Greeley Daily Tribune from Greeley, Colorado on May 19, 1970 · Page 9
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Greeley Daily Tribune from Greeley, Colorado · Page 9

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Greeley, Colorado
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Tuesday, May 19, 1970
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Page 9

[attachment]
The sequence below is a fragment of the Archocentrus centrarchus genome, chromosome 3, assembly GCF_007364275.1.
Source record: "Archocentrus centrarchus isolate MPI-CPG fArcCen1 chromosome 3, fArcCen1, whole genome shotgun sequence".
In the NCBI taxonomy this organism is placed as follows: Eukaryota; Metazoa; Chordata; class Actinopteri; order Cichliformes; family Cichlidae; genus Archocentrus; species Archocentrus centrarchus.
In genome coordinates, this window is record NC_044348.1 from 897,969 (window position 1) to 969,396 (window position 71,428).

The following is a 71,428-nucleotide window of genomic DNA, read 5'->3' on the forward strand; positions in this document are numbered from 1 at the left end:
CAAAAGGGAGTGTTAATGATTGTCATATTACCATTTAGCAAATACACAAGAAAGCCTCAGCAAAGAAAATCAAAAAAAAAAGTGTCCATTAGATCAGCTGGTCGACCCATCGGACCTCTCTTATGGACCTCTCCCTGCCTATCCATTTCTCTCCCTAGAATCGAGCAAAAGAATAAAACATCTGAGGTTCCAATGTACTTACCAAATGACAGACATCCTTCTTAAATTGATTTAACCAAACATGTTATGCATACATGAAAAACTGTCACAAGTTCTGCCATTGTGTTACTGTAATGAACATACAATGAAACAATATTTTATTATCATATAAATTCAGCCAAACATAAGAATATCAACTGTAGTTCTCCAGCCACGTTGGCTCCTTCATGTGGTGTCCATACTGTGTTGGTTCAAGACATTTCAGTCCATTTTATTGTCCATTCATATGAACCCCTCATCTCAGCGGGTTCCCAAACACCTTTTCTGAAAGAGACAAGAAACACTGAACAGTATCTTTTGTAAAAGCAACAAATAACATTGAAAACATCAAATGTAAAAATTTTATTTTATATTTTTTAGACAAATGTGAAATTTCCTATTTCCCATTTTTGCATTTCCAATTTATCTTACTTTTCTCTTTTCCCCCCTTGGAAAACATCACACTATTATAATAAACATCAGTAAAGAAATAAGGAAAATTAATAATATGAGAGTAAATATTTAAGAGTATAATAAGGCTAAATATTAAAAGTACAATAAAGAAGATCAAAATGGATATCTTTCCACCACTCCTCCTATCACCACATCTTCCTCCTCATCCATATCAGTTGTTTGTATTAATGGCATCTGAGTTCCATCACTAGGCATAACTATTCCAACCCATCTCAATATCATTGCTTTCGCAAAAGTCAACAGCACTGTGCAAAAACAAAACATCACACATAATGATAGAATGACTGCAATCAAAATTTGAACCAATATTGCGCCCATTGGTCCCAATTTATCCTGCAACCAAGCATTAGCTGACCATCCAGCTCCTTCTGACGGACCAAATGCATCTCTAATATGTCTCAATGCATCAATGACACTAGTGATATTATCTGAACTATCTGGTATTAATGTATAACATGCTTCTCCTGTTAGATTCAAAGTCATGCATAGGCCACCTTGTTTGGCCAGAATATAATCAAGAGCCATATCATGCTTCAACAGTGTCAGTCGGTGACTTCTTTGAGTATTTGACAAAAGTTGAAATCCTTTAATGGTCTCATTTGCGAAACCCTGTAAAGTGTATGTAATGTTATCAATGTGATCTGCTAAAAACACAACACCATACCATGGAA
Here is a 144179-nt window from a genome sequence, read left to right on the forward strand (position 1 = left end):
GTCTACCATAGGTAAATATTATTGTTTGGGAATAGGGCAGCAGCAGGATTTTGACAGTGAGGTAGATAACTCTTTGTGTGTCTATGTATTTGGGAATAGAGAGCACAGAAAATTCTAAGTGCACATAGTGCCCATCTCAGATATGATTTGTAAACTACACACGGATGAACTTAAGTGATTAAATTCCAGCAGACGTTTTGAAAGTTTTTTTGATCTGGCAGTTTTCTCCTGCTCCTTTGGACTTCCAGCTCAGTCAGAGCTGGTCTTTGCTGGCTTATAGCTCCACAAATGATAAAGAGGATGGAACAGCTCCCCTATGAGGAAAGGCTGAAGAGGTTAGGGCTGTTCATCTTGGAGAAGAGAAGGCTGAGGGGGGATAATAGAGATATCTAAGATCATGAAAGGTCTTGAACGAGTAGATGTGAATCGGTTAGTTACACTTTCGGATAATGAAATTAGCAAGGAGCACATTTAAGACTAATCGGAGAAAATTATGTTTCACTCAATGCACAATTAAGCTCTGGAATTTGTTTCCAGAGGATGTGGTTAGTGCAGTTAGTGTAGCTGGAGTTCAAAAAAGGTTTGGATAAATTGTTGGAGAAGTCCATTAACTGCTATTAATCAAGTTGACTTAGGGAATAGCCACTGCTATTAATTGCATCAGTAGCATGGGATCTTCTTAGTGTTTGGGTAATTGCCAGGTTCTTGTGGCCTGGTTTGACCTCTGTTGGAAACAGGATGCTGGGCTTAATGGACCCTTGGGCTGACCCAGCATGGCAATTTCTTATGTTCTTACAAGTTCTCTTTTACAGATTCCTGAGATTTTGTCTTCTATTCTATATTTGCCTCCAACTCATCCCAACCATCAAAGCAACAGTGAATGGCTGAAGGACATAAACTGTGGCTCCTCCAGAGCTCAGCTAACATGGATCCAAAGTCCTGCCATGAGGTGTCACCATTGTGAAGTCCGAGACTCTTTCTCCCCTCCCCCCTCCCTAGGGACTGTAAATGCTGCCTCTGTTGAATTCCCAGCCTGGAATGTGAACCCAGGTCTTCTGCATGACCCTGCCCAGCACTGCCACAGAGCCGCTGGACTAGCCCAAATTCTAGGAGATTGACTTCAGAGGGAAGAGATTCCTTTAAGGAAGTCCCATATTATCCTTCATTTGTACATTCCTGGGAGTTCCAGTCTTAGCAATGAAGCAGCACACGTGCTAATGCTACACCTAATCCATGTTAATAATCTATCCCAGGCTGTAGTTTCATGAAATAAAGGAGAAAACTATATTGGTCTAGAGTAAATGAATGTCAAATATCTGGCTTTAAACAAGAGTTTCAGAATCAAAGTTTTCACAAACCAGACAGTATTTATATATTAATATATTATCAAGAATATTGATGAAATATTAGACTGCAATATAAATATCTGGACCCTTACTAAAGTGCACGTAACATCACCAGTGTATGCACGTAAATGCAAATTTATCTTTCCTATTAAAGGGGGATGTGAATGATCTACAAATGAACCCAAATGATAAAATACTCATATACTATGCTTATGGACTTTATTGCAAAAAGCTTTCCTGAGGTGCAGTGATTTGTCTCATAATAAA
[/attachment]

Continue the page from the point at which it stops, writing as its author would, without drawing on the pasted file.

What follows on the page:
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Old Grad Shocked When Revisiting High School i'S NOTE -- You re- things, permission to' lea've the was, in my class they were ev- tne good old high school during limph arid sin-Hv nrvnnn'c hnet MA*A Wni I,»IA member the good old high s'fch'ool years: the Junior Prom, the pep rallies? Well, you better remember jliem because they are becoming only memories as school during lunch and study halls (already partially in effect), optional. assemblies (ditto), and a student court (rejected). high schools, too, join the cam-! Group B were the antiprol'e'st pus ferment. Or so one alumna!protesters. They had gotten found out when she went back to;nearly 500 signatures from the 'school's 1,630 students.on a petition to censure the : demonstrators for disrupting classes. "Our own silent majority," Dr. Din- the old school. By LYNN SHERR Associated Press Writer ARDMORE, Pa. (AP) - They wear blue jeans to class, meet at the flagpqle to, plan demonstrations, and smoke pot--as well as Luckies--at (heir weekend parties. icli said. Group. A was recognizable: Honpr Roll students and Student Council .presidents whose .sum- mer.activi'ly^was camp and who Not all of them, of course. Not went to Harvard or Wellesle'y, even.a majority. But enough to.like we did. But they talked of tnake me .realize.^lhat. Lower| things we never thought of. ' Merio'n Senior fiigh School has'i "I think Lower Merlon got so' changed in the 11 years' since 11 infatuated, with being first rate was graduated. I that it got. out of date," said I wen^back for three days to'Jody Friedman, 17, a lively, Princeton-bound find out how much. Dress Code senior . with long brown hair and wire frame glasses. . They've got a minimal dressj You're Programmed code whose most stringent .rcgu-1 , .. lation is that "some kind at. foot-1 "There's nothing exciting elu- wear must be worn at ali' cal i° na "y here. No joy of learn- limes." ling. You're not being educated .They've had two sit-ins withinias much, as you're being pro- th'e last two years and partici-jgramrri'ed." m a n , paled in the May 8 nationwide! . "The, teachers are too cau-class student action against the war lious, and they're afraid of any- tn r n ry,hnMn thing .new,".added Rachel Bor- tlie cafeteria ish,. also 17, a fragile-looking in Cambodia. Last year stopped serving., grapes; thejsenior wilh soft voice, headed Junior Prom lost money, and for Cornell, the tradilional L.M.-Radnor "The seven demands of the football game didn't even make,sit-in weren't really the issue," the front page of the school pa-:suggested, Ed Tiddenharn, 18, per. 'another Cornell-bound senior. One English teacher told me : "We just had to have a slrale- that she would never g.v to get people mad. And the "King Lear" again be- people who joined us were ex- write pressing real dissatisfaction with the school in general," he All that in a wealthy Philadel- said. sadly teach cause "the kids simply him off as senile." phia suburb pro-; 1 found equal enthusiasm for duced 30 Merit Scholarship fi-ithe opposite point of view nalisLs. national debating honors! among Group B. I knew these and its usual sheaf of accept-!people, too: the cheerleaders Ivy] and hockey players of my class, j the football heroes and their girl ances from respectable League colleges. The students are still 91! per'Wends, the. student council cent white, from largely upper: members, too. The difference middle-class and professional! parents. : Their dungarees might come from Saks Fifth Avenue, their' watches from Mother and Daddy's latest Caribbean cruise. 'With SO per cent of the seniors I now college-bound, they are still,' subjected to the same ferocious! academic pressure. Hands shoot 'A na iy S ( are a lot of Luddites up furiously in the "smart"i arounr j t ^ e j ay s, said'the data , eryone's best friend. Not today. "We don't feel that school is a place for politics," said.Sandy Girifalcp) n NJ,. a tiny,..athletic junior who ( wis.off soo'h to try out for chee'rlea'ding. "The way I figure you're only young once, and you ought to enjoy it now," she added, Chris. Kane, a 17 year-old senior accepted, at Hosemqnt College, who had marched in a Support Our Boys in Vietnam parade, agreed. "It's like the Prom 3uceri election," she told me. 'When .I was a sophomore, it was a big deal. Now, .everyone just puts it down. There's no Teal school spirit for things like that. And I'd really looked forward to it." There was frequent agreement that Group A represented "rich and frankly spoiled" kids who had "nothing to do with their time." Shared Attitude \ It was an.,attitude,I found shared by several teachers as well as the school maintenance who remamb'ered as "when it .was my The ..Assistant .principal, Ellis Hirshman, put it another way. "Vfe're trying to get them to do their thing our way," he tolc me. "And it doesn't work." I got the felling that someone --like it or not--might be trying. There were the 32 new course; being offered for next year: filmmaking, ecology, revolution in America, to name a few. But.as I left the school amidsi the loud clanging of locker doors, Ed Tuddenham showec me a mimeographed note that had been placed in all faculty mailboxes by a group of the younger teachers. The note announced a meeting of all interested faculty for the following day in Home Room 221. The subject: Teachers" Rights. Business Mirror By . .JO^N CUNNIFF AP Business News Analyst New York (AP) -- Business! employi 'slant thread. e accidents, pose con- classrooms. school to discuss assignments At a recent seminar on catas- /LAFF-A-DAY Liz Has Minor Surgery HOLLYWOOD I tress Elizabeth | went '"minr Tues., May 19, 1970 GREELEY TRIBUNE Page 9 Are your onions and carrots as clean (£) KmeFcilura Syndicate, Inc.'. 1970. World nVt» mcrvr^. ''Harry ·Will te ready in 1 a imnute.-He hasn't finished dressing." (AP) - Ac- Taylor under- what was described as minor gynecological surgery" i Monday at Cedars of Lebanon ] Hospital, and a hospital spokesman reported she was recovering satisfactorily. Admitted to the hospital Sun- Iday evening, the 38-year-old, i Miss Taylor is expected to re-! I main until Wednesday, the j spokesman said. Dr. Rex Kennamer, a Beverly Hills gynecologist, performed the operation. I The raven-haired beauty and' her husband, actor Richard i Burton', have said they plan to! spend a few days in New York after he hospital discharge and; then go to Europe on a summer! holiday. ! j They have been in Hollywood; jfor several days filming a showj ifor the Lucille Ball television; : series, which will air next fall, i ITons of Salt Michael Collins who remained'on streets and roads in the. in orbit while the others were onjUniled States last year to re- Armstrong Quits Astronauts to Head Aeronautics Program . SPACE. CENTER, Houston,] blasted off the mooon and re- CHICAGO - Some 7.5 million Tex. (AP) -- Astronaut Neil turned to earth with astronaul,lons of rock salt were sprinkled Armstrong, first man to walk on the moon, is dropping from.the astronaut corps to become head of the space agency's aeronautics program in Washington, officials said Monday. Armstrong, who commanded the Apollo 11 moon landing mission, will become deputy associ- · ' ate administrator for aeronautics at the space agency's headquarters in the capital. The appointment is effective ] , July 1. In his new job, Armstrong will i . be in charge of coordination and' · management of research relat-' · ed to aeronautics and the coor-1 ' · dination in this research be- ' ' tweeri the space agency, indus- ' ' try and other government agen- ' | cies. . The National Aeronautics and Space Administration in the past few years' has devoted some ?75 million annually to aeronautics. Armstrong, 39, became the first man to walk the moon after landing his spiderly lunar module last July in the moon's Sea of Tranquility. A few hours later he stepped to surface of If not, spray Tenoran* i Tenoran, CIBA's 50 WP Herbicide, wipes out grasses and broadleaf weeds when they first appear. · Tenoran controls a wide range of annual grasses and broadleaf weeds, such as crabgrass, purslane, pigweed, ragweed and smartweed. · May be applied posf-emergence to both onions and carrots. May also be applied pre-emergence with carrots. · Applied with conventional spray equipment. Get Tenoran and stop big weed problems while they're still little. . - - C I B A Ault, Colo. 834-2882 the Pupils stay after processing manager of d com-!trophe prevention, held by the feat Even tho discuss assignments. ! pan y w |, ose production dependsiAmeriean Management Associa- lough the school had i t o a " ] arge ex tcnt on the hcalthyjtioh, a Bank of America official its Earth Day observance, about: ope ,. ation ot ils electronic com- l 1 ;!! ctiirlrnlc iHill nni'l- fhpir . students still park their p u [ ers 150 shiny Chevrolcts and Pontiacs In the school lot. Pot Problem It. seems vou can't tell a Lud- described how his computer facilities are surrounded by bullet proof glass. Guards allow only one person Idite from any-other worker, and so that make's them doubly diffi- at a time into the foyer. The . . . . . ; ... , ,,,, icult to defend against. Some- person seeking entrance finds Anl despite an admitted mar- | know himself in a small "mantrap," ljuana problem-six s i n , s · the premises is'wilh the door behind and the ·ere arrested h year alone-- » step for a man, one giant leap "or mankind." Armstrong and astronaut Edwin Aldrin Jr. walked the surface of the moon for almost three hours July 20. They then ' This is, after all. a whose football field is school to note a succession of suspi-'door ahead closed tight. While cious computer snafus. jthus imprison 1 *, he is examined : Are Luddites from another' b ' a television camera, iplanet? Judging from the fear! Des P lte such precautions, them expressed by EDP;Some companies are finding five men stole more than million from two New SLllUOl wi i n t u i \.-\fJi *-3oi-u u » i.iu | t - . . , named managers vou might believe llla Uh.e. damage .offeri can be for its most honored alumnus, they're like little green men. accomplished from within. General f i l l . "Hap" Arnold! But they are terreslial, although By ingeniously rigging a com- who learned to fly with the their origins are in another con-; Wrinht brothers and wore five tincnt. ,, . . ,, H u y u u i u i u L i n uiiu -banks. In another case, a pro- stars as a general of the Air The term is borrowed from! : Force. But in 1970 pep rallies the name given to a group are optional due to lack of inter- early 19th centu est. workmen who tried to delay me |( , h d , k f , Teachers and administrators industrial revolution by smash- e ^HP nn«iwiit« n jgrammer set to bypass his overdrafts. computer re- He then now talk qbout the American j n g UD ti le machines they be Civil Liberties Union and how |j eve j were taking away their they can't reprimand a student j ob3 without fear of reprisals. Stu- . dajmed some dents talk of student power and (fl ^ ^ of running the school. Skies Sullied The possibility of power failures in wide areas of the nation this summer could cause dam- moon with, and announced his "That's one small! , , ., .. , af?G ° V° ! G TM chincry ° f : computers b u t t o t h e records h l _ nf jstored in them, despite the!p?^ shal thing to the computer and the g row ing use of backup power. Wyoming Solon Praises Oil Shale Impact WASHINGTON (AP) -De- o velopmcnt of a national oil shale leasing program by the Interior, Department has been praised ' by U. S. Sen. Cliff Hansen, R- Wyo., who predicts it will have a great economic impact for: Wyoming. According to Hansen, the In- 1 i terior Department plans to put · up six 5,120 - acre tracts for, lease -- two each in Wyoming,! Utah and Colorado. i He said t he department's' leasing program should provide oil from the Green River shale formation over the In 1959 we talked about carnivals and foreign exchange students, and a classmate of mine Information revolution. How? .One method is to hold an inex- wrote a graduation poem about cords thereon. magnet over the.com- P es tiws erasm g tne rl Such threats of absolute chaos next 20 to 30 years. ; Hansen said the timetable for 1 SALE "POWER CUSHION POLYGLAS · 78 Scries size with low prolllo for Btondy rido, steering · Broader f o o t print t r a c t i o n contact than r n m p n r n b l e c o n v e n t i o n a l slza tires. Two Polyester cord body plies, non-flat spotting, two fiberglass belts suppress -traad-squirm- ing wear and maintain .traction effectiveness Blackwtll tubelesl size C78-14 plus 52.15 Fed. Ex. Tax. No trade needed. FREE MOUNTING ON ALL TIRES Sile Prias On Pclyglts Tires Eaai Through Saturday, April 2Slh \\1UIC Q tl flUU£Ul*-ll [Ml*, t t 1 H"""* m * J , 1 how "we lift our eyes to azure Modern ape reels may con- skies beyond." Those skies have:tain 100.000 records which one become sullied in a decade. jmagnet can ^des roy in seconds. wore so de- to a company s operations are the neu . program calls for pub . causing some EDP managers to ]ica(ion (hig mon|h of , oase be concerned enough to provide, terms and avsi iable lands, with: duplicate storage facilities m! regu i ations and spec j a i ru i es o their own homes, where they| schcdulcd for publication ' ' feel they can personally keep am j^y eye on them. _ j n e said final lease terms and i *'! These measures do not,Jhow-j re g ulalions wi n be announced' an- In a word." Lower Merion has'More than 900 reel, become politicized. "Mavbc we taught them *",, . . · - - ^u...^^.-- r -- _ _ well to question everything." ; participalion in the Vietnam , hat many feel is grow ing morcji^ ds "ii; i " 0 e niontlir'later""and ' ~ "" violent and. destructive. The j the | ease sn ] e i 0 begin in Jan- stroyed by protestors angered !evcr resolve the problem of; n e x t Jam ,ary, with the ,,.,too by Dow _Chemical Company s jcomputer protection in a society ;nouncoment of se i ec ted lease ^finn in tnf ViPinflm jt._i . fn^i :^ ^^n,..;.-,^ n^nr-m. . .. .. , . said Dr. George A. Dinich, the'war. boyish-looking principal wluV The ease wilh whicli such sab- dupes can be rushed into serv-! ual . V] \yj2. UUVlOll-llAIIMIIf^ J/' llli-il'i.· j. . , u ..,, ...^ « t . ' U C U y , J l ' f £ . I · has dealt with one blackpower-otage can be accompiisnea isj j c e truei but S onie.damage al-^ n'ansen said the Green River · and one student power sit-in his two years of office. "The problem is. these stu-'ty in'making EDP managers increas- ready has been done iingly concerned wilh the securi- Moreover, some E.I I.DP manag- jshale formation in states is estimated the three. to conatin trillions of locked-in barrels of of their computer operations,: crs f ee i n w jn be a long, long dents believe nii"revolution rath- whose success or failure can Umc befo ,. e Uley can re i ax . As| 0 if er than evolution," he said. mean the same thing for the en- i0ne of lhem put it al the AMA; Dr. Dinich had dubbed the tire company. jconference: '.'The kids playing! Appointed two main student frictions/ Sabotage, in fact, is only onc: w j|], dl . ugs today will be your VY Group A and Croup B. He said of their worries. Fire, fraud, employes tomorrow." i DENVER (API - Two ap- Group A comprised the ones student uprisings, improper I : i points were made t o d a y who had staged the March sit- ventilation, smoke, power fail- in. It demanded, among other uros, earthquakes and, simply, DRAPERY and UPHOLSTERY FABRIC Just In Time for Sprinj; Decorating! USE YOUR BANKAMERICARD OR MASTER CHARGE Egg Output Slips jby Gov. aohnU,ve. CHICAGO -- U.S. egg; 0 f Leadville, vice president of I (production last year reached'Colorado Mountain College, toi JCI1.8 billion, down nearly 1 per the Education Study Commit-l Icent from the 19(18 total. Layersjtee. Dr. McGuire will serve a t j |on farms at. the start of 1970!the pleasure of the governor.: jlolaled 323.6 million comparedille s u c c e e d s Cecil J. Iler-j with 317.1 million a year earlier.jnandez of Arvada. j BUY NOW-PAY LATER DN OUR EASY TERMS USE OUR RAIN CHECK PROGRAM: Because of an expected heavy demand for Goodyear tiros, wo may run out of some sizes during this offer, but we will be happy to order your size tire at the advertised price and issue you a rain check for future delivery of the merchandise. PRICED LOW TO MOVE FAST 4-PLY KYLON CORD n AII-WeatberlZ "Tires 6.bO x 13 biackwall tubeless plus $1.78 Fed. Ex. Tait and old tire · Glenn aldewall des!gn t radial darts on shoulder · Your best tire buy in its price range! Any of thisfl Larger Sizes- 7.75x15 7.75x14 8.25x14 ONE LOW PRICE 15 95 DlUSS2.I7tO $2.33 Fed. EY. Tax (depending on size) and Did life DUCKWALl TUBELESS BUY NOW AT EVERYDAY LOW PRICES NEW "Spitfire I trVnlt Ci7 FITS MANY POPULAR CARS 1: LeSabro '64-'66: Chevrolet ·63-'6S 8. cyl. 327 and 409| Fcrd '56-'64 ( e x c e p t 260 erg. 289 enf. sld.) M e r c u r y '5G.'64 a l l sid.: Pcntiac '55-'EG, and more. BUNT'S «01 16th Street D i a l : 352-9595 « DRAPERIES · UPHOLSTERING « CARPETING · KOMAC PAINTS · ART SUPPLIES · Flower and Vegetable Plants · Geranium Plants ANDERSON SEED COMPANY 714 Tenth Street See Us For Your Mag and Chrome Wheels -The Most Complete Stock In Town! Consumers Oil Co. · GREELEY--714 fith St. · GILCREST--Service Station Ph. 737-2973 Ph. 352-4562 BRIGGSDALE--Service .Station Ph. 656-227S